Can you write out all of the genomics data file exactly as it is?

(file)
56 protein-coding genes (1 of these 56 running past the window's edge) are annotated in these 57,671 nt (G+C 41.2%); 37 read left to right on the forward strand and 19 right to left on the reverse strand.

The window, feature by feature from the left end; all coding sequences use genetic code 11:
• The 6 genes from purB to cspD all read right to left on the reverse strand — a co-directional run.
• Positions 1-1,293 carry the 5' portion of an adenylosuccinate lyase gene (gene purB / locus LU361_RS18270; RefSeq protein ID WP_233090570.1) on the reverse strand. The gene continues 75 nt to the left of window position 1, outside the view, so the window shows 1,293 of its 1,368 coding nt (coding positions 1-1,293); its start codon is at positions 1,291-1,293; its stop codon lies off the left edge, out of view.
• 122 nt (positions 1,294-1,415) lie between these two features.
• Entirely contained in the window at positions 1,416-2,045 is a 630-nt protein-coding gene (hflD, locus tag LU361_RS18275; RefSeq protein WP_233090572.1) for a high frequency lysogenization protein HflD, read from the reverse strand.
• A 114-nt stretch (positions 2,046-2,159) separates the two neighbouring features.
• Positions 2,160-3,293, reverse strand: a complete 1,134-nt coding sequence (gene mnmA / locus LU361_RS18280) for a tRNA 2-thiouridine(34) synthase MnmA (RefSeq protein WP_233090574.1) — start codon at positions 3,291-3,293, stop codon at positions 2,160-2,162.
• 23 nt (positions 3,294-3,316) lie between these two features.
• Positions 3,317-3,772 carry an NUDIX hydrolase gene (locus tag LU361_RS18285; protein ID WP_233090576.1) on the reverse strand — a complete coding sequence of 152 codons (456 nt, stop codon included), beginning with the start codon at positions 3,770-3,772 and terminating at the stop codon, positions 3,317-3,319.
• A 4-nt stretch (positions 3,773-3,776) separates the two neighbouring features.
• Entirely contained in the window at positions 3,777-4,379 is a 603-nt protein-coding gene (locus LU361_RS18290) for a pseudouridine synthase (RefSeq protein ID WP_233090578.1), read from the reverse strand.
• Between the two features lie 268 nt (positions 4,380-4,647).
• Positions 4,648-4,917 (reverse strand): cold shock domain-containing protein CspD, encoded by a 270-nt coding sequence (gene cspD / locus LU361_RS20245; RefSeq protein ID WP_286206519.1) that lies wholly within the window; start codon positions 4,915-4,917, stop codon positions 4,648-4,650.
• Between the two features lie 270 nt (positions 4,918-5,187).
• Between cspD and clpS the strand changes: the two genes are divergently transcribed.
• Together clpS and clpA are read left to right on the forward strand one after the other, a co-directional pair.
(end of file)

56 protein-coding genes (1 of these 56 running past the window's edge) are annotated in these 57,671 nt (G+C 41.2%); 37 read left to right on the forward strand and 19 right to left on the reverse strand.

The window, feature by feature from the left end; all coding sequences use genetic code 11:
• The 6 genes from purB to cspD all read right to left on the reverse strand — a co-directional run.
• Positions 1-1,293 carry the 5' portion of an adenylosuccinate lyase gene (gene purB / locus LU361_RS18270; RefSeq protein ID WP_233090570.1) on the reverse strand. The gene continues 75 nt to the left of window position 1, outside the view, so the window shows 1,293 of its 1,368 coding nt (coding positions 1-1,293); its start codon is at positions 1,291-1,293; its stop codon lies off the left edge, out of view.
• 122 nt (positions 1,294-1,415) lie between these two features.
• Entirely contained in the window at positions 1,416-2,045 is a 630-nt protein-coding gene (hflD, locus tag LU361_RS18275; RefSeq protein WP_233090572.1) for a high frequency lysogenization protein HflD, read from the reverse strand.
• A 114-nt stretch (positions 2,046-2,159) separates the two neighbouring features.
• Positions 2,160-3,293, reverse strand: a complete 1,134-nt coding sequence (gene mnmA / locus LU361_RS18280) for a tRNA 2-thiouridine(34) synthase MnmA (RefSeq protein WP_233090574.1) — start codon at positions 3,291-3,293, stop codon at positions 2,160-2,162.
• 23 nt (positions 3,294-3,316) lie between these two features.
• Positions 3,317-3,772 carry an NUDIX hydrolase gene (locus tag LU361_RS18285; protein ID WP_233090576.1) on the reverse strand — a complete coding sequence of 152 codons (456 nt, stop codon included), beginning with the start codon at positions 3,770-3,772 and terminating at the stop codon, positions 3,317-3,319.
• A 4-nt stretch (positions 3,773-3,776) separates the two neighbouring features.
• Entirely contained in the window at positions 3,777-4,379 is a 603-nt protein-coding gene (locus LU361_RS18290) for a pseudouridine synthase (RefSeq protein ID WP_233090578.1), read from the reverse strand.
• Between the two features lie 268 nt (positions 4,380-4,647).
• Positions 4,648-4,917 (reverse strand): cold shock domain-containing protein CspD, encoded by a 270-nt coding sequence (gene cspD / locus LU361_RS20245; RefSeq protein ID WP_286206519.1) that lies wholly within the window; start codon positions 4,915-4,917, stop codon positions 4,648-4,650.
• Between the two features lie 270 nt (positions 4,918-5,187).
• Between cspD and clpS the strand changes: the two genes are divergently transcribed.
• Together clpS and clpA are read left to right on the forward strand one after the other, a co-directional pair.